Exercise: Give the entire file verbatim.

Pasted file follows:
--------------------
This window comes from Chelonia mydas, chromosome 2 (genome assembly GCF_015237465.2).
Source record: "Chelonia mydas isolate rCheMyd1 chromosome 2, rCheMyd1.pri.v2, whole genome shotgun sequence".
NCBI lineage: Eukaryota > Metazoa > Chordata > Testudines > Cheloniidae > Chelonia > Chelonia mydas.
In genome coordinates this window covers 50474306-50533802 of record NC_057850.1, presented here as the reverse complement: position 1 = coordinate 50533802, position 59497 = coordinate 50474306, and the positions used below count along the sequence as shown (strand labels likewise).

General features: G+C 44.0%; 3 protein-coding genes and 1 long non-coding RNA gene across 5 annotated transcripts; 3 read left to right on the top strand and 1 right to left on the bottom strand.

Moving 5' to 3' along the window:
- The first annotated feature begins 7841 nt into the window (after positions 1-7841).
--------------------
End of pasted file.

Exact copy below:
This window comes from Chelonia mydas, chromosome 2 (genome assembly GCF_015237465.2).
Source record: "Chelonia mydas isolate rCheMyd1 chromosome 2, rCheMyd1.pri.v2, whole genome shotgun sequence".
NCBI lineage: Eukaryota > Metazoa > Chordata > Testudines > Cheloniidae > Chelonia > Chelonia mydas.
In genome coordinates this window covers 50474306-50533802 of record NC_057850.1, presented here as the reverse complement: position 1 = coordinate 50533802, position 59497 = coordinate 50474306, and the positions used below count along the sequence as shown (strand labels likewise).

General features: G+C 44.0%; 3 protein-coding genes and 1 long non-coding RNA gene across 5 annotated transcripts; 3 read left to right on the top strand and 1 right to left on the bottom strand.

Moving 5' to 3' along the window:
- The first annotated feature begins 7841 nt into the window (after positions 1-7841).